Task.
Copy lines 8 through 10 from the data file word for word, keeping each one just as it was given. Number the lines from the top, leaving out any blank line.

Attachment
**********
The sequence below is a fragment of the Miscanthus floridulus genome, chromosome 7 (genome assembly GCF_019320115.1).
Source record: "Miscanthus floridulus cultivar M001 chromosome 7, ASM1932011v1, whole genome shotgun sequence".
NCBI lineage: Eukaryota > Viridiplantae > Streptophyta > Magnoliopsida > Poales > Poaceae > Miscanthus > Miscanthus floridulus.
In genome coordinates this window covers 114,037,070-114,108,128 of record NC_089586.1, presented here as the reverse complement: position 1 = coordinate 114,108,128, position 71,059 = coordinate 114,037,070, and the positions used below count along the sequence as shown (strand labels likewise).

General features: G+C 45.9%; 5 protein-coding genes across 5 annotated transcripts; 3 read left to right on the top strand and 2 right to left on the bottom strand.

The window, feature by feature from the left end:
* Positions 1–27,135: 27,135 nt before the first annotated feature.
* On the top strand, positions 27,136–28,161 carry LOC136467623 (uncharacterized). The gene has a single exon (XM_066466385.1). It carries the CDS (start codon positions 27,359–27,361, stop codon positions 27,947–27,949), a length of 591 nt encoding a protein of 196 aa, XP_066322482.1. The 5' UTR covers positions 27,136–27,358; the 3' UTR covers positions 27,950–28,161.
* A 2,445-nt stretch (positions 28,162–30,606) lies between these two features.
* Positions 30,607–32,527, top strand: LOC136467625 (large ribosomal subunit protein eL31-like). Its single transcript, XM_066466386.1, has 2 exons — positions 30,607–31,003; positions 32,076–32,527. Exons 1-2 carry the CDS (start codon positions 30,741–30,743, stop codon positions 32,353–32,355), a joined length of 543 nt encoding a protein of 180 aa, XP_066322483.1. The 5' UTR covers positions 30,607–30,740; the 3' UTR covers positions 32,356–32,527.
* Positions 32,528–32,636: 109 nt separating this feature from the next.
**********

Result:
* On the top strand, positions 27,136–28,161 carry LOC136467623 (uncharacterized). The gene has a single exon (XM_066466385.1). It carries the CDS (start codon positions 27,359–27,361, stop codon positions 27,947–27,949), a length of 591 nt encoding a protein of 196 aa, XP_066322482.1. The 5' UTR covers positions 27,136–27,358; the 3' UTR covers positions 27,950–28,161.
* A 2,445-nt stretch (positions 28,162–30,606) lies between these two features.
* Positions 30,607–32,527, top strand: LOC136467625 (large ribosomal subunit protein eL31-like). Its single transcript, XM_066466386.1, has 2 exons — positions 30,607–31,003; positions 32,076–32,527. Exons 1-2 carry the CDS (start codon positions 30,741–30,743, stop codon positions 32,353–32,355), a joined length of 543 nt encoding a protein of 180 aa, XP_066322483.1. The 5' UTR covers positions 30,607–30,740; the 3' UTR covers positions 32,356–32,527.